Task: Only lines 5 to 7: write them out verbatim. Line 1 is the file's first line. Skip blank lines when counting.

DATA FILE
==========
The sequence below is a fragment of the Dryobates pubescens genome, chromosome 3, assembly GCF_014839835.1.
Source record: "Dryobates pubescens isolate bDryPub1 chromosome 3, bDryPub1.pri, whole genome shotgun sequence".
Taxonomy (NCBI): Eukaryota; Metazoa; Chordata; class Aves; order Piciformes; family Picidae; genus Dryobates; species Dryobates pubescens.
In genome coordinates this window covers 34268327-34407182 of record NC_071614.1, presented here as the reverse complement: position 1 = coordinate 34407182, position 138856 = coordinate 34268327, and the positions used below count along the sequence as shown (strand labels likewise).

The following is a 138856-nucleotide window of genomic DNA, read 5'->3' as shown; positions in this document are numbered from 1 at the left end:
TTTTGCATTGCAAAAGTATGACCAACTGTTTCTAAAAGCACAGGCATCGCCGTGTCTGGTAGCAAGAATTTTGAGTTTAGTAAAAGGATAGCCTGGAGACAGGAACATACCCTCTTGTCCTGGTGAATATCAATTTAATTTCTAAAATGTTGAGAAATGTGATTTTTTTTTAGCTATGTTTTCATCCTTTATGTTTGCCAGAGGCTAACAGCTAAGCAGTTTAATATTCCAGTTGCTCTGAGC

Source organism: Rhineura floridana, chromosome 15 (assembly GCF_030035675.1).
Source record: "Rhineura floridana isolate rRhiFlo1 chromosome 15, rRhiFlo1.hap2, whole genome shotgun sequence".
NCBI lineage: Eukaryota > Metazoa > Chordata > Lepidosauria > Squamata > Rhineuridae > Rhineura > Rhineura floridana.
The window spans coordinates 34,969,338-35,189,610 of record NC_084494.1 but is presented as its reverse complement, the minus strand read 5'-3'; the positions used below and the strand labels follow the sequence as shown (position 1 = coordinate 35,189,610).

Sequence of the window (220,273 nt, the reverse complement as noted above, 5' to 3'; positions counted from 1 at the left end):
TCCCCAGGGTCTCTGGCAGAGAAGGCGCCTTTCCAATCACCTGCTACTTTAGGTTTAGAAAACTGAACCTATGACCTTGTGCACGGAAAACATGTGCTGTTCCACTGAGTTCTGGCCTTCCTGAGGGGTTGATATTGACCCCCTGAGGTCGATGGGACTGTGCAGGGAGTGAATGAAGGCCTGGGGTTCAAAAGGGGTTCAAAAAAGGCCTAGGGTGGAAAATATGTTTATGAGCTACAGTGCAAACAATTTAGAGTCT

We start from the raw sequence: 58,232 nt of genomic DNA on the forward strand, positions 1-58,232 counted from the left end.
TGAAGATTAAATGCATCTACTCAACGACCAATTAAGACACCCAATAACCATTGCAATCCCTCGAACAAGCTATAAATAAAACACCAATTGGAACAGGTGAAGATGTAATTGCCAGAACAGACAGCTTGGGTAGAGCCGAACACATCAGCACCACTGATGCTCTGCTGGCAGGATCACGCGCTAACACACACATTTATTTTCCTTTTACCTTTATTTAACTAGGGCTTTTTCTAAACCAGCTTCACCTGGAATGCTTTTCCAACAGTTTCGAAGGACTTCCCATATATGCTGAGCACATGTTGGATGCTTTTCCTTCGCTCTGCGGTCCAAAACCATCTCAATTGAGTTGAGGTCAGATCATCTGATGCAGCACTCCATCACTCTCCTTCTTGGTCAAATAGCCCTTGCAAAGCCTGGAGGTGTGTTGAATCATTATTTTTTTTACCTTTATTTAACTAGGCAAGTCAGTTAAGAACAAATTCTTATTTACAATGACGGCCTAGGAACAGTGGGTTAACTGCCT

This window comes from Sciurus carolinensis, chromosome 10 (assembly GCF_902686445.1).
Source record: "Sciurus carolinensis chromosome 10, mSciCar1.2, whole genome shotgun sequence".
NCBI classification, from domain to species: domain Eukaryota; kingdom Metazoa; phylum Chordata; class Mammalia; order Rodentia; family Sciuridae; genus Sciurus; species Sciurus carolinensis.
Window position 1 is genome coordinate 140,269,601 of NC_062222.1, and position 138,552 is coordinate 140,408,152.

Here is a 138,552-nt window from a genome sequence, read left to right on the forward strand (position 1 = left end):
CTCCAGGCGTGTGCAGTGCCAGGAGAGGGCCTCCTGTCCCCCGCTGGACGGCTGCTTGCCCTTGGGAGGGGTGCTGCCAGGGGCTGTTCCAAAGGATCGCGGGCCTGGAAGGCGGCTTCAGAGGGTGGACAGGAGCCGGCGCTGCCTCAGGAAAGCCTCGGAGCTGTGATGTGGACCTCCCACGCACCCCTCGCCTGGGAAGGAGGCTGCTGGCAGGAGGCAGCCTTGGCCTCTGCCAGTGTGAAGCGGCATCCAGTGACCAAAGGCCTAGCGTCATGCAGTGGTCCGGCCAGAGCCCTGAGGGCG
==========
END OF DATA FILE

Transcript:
The following is a 138856-nucleotide window of genomic DNA, read 5'->3' as shown; positions in this document are numbered from 1 at the left end:
TTTTGCATTGCAAAAGTATGACCAACTGTTTCTAAAAGCACAGGCATCGCCGTGTCTGGTAGCAAGAATTTTGAGTTTAGTAAAAGGATAGCCTGGAGACAGGAACATACCCTCTTGTCCTGGTGAATATCAATTTAATTTCTAAAATGTTGAGAAATGTGATTTTTTTTTAGCTATGTTTTCATCCTTTATGTTTGCCAGAGGCTAACAGCTAAGCAGTTTAATATTCCAGTTGCTCTGAGC

Source organism: Rhineura floridana, chromosome 15 (assembly GCF_030035675.1).